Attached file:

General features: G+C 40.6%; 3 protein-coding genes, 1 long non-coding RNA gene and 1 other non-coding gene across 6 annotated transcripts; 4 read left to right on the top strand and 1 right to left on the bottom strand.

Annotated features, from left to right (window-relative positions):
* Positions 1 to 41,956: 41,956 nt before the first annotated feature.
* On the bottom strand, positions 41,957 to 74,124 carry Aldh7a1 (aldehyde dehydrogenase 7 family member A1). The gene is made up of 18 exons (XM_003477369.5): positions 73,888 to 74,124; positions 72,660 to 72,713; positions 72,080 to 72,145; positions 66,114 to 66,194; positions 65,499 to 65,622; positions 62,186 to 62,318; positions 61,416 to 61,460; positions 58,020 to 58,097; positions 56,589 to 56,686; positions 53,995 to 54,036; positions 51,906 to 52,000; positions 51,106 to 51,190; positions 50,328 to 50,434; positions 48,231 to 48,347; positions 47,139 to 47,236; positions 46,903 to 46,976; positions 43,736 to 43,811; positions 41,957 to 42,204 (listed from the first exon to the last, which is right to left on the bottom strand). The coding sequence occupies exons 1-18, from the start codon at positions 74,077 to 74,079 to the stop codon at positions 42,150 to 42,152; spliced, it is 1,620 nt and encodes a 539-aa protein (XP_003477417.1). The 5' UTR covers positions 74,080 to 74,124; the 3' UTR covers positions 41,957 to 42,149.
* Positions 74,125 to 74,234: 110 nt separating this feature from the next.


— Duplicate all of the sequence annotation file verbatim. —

General features: G+C 40.6%; 3 protein-coding genes, 1 long non-coding RNA gene and 1 other non-coding gene across 6 annotated transcripts; 4 read left to right on the top strand and 1 right to left on the bottom strand.

Annotated features, from left to right (window-relative positions):
* Positions 1 to 41,956: 41,956 nt before the first annotated feature.
* On the bottom strand, positions 41,957 to 74,124 carry Aldh7a1 (aldehyde dehydrogenase 7 family member A1). The gene is made up of 18 exons (XM_003477369.5): positions 73,888 to 74,124; positions 72,660 to 72,713; positions 72,080 to 72,145; positions 66,114 to 66,194; positions 65,499 to 65,622; positions 62,186 to 62,318; positions 61,416 to 61,460; positions 58,020 to 58,097; positions 56,589 to 56,686; positions 53,995 to 54,036; positions 51,906 to 52,000; positions 51,106 to 51,190; positions 50,328 to 50,434; positions 48,231 to 48,347; positions 47,139 to 47,236; positions 46,903 to 46,976; positions 43,736 to 43,811; positions 41,957 to 42,204 (listed from the first exon to the last, which is right to left on the bottom strand). The coding sequence occupies exons 1-18, from the start codon at positions 74,077 to 74,079 to the stop codon at positions 42,150 to 42,152; spliced, it is 1,620 nt and encodes a 539-aa protein (XP_003477417.1). The 5' UTR covers positions 74,080 to 74,124; the 3' UTR covers positions 41,957 to 42,149.
* Positions 74,125 to 74,234: 110 nt separating this feature from the next.